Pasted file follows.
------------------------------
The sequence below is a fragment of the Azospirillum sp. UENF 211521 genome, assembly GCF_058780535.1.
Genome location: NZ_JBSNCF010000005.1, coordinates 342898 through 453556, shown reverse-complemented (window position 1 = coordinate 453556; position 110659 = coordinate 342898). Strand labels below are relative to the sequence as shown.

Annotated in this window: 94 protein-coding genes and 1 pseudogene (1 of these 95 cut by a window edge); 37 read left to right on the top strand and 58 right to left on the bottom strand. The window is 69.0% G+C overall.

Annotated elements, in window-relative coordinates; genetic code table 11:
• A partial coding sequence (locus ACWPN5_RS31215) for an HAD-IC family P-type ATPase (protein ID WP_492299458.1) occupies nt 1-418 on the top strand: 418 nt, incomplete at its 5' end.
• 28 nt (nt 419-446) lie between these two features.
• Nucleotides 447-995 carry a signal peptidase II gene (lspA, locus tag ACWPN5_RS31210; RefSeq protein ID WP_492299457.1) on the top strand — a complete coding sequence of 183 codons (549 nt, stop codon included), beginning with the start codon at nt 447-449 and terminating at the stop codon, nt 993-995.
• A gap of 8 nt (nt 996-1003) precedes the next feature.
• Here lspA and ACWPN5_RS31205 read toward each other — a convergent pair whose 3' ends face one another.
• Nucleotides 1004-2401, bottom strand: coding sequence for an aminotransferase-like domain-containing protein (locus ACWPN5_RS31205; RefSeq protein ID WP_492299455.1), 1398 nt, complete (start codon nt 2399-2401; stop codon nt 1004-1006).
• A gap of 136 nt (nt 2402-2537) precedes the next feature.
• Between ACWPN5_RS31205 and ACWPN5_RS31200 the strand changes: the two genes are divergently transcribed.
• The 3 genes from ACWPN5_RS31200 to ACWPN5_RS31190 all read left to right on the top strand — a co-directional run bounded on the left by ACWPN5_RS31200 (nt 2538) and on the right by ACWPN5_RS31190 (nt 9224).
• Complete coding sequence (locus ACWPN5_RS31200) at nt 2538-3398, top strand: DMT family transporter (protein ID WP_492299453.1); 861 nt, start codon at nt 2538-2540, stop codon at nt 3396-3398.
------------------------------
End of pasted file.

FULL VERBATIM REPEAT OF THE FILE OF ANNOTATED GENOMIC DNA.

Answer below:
The sequence below is a fragment of the Azospirillum sp. UENF 211521 genome, assembly GCF_058780535.1.
Genome location: NZ_JBSNCF010000005.1, coordinates 342898 through 453556, shown reverse-complemented (window position 1 = coordinate 453556; position 110659 = coordinate 342898). Strand labels below are relative to the sequence as shown.

Annotated in this window: 94 protein-coding genes and 1 pseudogene (1 of these 95 cut by a window edge); 37 read left to right on the top strand and 58 right to left on the bottom strand. The window is 69.0% G+C overall.

Annotated elements, in window-relative coordinates; genetic code table 11:
• A partial coding sequence (locus ACWPN5_RS31215) for an HAD-IC family P-type ATPase (protein ID WP_492299458.1) occupies nt 1-418 on the top strand: 418 nt, incomplete at its 5' end.
• 28 nt (nt 419-446) lie between these two features.
• Nucleotides 447-995 carry a signal peptidase II gene (lspA, locus tag ACWPN5_RS31210; RefSeq protein ID WP_492299457.1) on the top strand — a complete coding sequence of 183 codons (549 nt, stop codon included), beginning with the start codon at nt 447-449 and terminating at the stop codon, nt 993-995.
• A gap of 8 nt (nt 996-1003) precedes the next feature.
• Here lspA and ACWPN5_RS31205 read toward each other — a convergent pair whose 3' ends face one another.
• Nucleotides 1004-2401, bottom strand: coding sequence for an aminotransferase-like domain-containing protein (locus ACWPN5_RS31205; RefSeq protein ID WP_492299455.1), 1398 nt, complete (start codon nt 2399-2401; stop codon nt 1004-1006).
• A gap of 136 nt (nt 2402-2537) precedes the next feature.
• Between ACWPN5_RS31205 and ACWPN5_RS31200 the strand changes: the two genes are divergently transcribed.
• The 3 genes from ACWPN5_RS31200 to ACWPN5_RS31190 all read left to right on the top strand — a co-directional run bounded on the left by ACWPN5_RS31200 (nt 2538) and on the right by ACWPN5_RS31190 (nt 9224).
• Complete coding sequence (locus ACWPN5_RS31200) at nt 2538-3398, top strand: DMT family transporter (protein ID WP_492299453.1); 861 nt, start codon at nt 2538-2540, stop codon at nt 3396-3398.